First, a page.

Then a queer thing happened. I could not go a step toward the Grey Room. You all know I am not really a cowardly chap. I’ve gone into too many cases connected with ghostly things, to be accused of that; but I tell you I funked it; simply funked it, just like any blessed kid. There was something precious unholy in the air that night.

More male cowardice!

Old Peter begs Carnacki not to enter the Grey Room after darkness, but Carnacki is determined to find out what evil is hidden there, and determines to spend the night in the room. However, as an experienced ghost hunter, he takes precautions…

I returned then to the centre of the room, and measured out a space twenty-one feet in diameter, which I swept with a ‘broom of hyssop.’ About this, I drew a circle of chalk, taking care never to step over the circle. Beyond this I smudged, with a bunch of garlic, a broad belt right around the chalked circle…

There’s much more of this, including pentagrams and holy water and so on, and finally Carnacki settles himself in the centre of his circle and waits…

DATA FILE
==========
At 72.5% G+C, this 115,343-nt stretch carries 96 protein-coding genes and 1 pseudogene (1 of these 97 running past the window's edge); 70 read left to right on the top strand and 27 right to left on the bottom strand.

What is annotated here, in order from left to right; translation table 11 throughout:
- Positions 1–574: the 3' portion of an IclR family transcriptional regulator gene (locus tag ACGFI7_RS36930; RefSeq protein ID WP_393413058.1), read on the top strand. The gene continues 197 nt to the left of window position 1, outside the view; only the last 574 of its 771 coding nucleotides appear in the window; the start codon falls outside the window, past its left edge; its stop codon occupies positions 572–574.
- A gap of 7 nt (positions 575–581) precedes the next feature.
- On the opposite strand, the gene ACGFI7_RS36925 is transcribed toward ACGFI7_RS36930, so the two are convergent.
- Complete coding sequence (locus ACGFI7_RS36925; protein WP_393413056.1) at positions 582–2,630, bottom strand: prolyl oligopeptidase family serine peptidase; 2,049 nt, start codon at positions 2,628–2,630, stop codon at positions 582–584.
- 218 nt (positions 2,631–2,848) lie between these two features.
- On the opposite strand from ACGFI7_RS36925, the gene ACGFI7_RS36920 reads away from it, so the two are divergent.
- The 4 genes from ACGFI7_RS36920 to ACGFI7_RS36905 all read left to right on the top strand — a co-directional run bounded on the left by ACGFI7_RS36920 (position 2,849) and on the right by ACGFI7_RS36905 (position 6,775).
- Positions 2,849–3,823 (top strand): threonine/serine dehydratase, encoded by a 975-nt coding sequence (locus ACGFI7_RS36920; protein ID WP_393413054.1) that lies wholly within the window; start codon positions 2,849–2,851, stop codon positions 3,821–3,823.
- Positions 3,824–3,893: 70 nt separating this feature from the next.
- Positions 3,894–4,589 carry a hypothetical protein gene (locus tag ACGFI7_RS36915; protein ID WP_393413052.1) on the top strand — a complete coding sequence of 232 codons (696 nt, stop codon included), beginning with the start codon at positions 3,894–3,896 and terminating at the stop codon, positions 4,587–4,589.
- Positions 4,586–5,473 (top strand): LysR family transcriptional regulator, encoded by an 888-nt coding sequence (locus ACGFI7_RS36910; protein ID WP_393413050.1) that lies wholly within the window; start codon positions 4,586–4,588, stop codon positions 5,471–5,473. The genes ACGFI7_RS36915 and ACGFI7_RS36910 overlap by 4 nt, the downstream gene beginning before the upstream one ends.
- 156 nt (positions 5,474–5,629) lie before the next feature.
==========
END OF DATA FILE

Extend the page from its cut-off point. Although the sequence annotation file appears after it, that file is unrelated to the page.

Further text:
* * * * *

Well! This is nicely scary! There’s a lot more that happens in the lead-up to the night in the room than I’ve given above, and the actual events in the room are dramatic and tense. I must mention that there is a cat in the story which has (very) bad things happen to it, but it’s not shown graphically and isn’t dwelt on, so I didn’t find it as upsetting as I usually do when an animal is involved. The evil presence is done well, and we eventually learn why it’s coming to that particular room and what happened that led to the original stranglings. It’s not a traditional haunting – it has aspects of the “weird”; that is, of things and powers in nature or the cosmos that we puny humans cannot understand.

(All the illustrations I’ve used are from the original publication in The Idler, by Florence Briscoe)

Since it has everything you need to scare – haunted room, evil monstrous presence, dark night, arcane rituals – I was a bit puzzled as to why it didn’t terrify me and the porpy totally to the point of shrieking. And I realised it’s the first person narrative being given by the ghost hunter after the event. Knowing he obviously survives with body and mind intact rather reduces the tension. That small reservation aside, though, we raced through this and enjoyed it very much. I believe there are other Carnacki stories in this new collection of Hodgson’s weird tales from the British Library and we’re looking forward to them. And to be fair, Carnacki turned out to be very brave after all, even though he’s a man…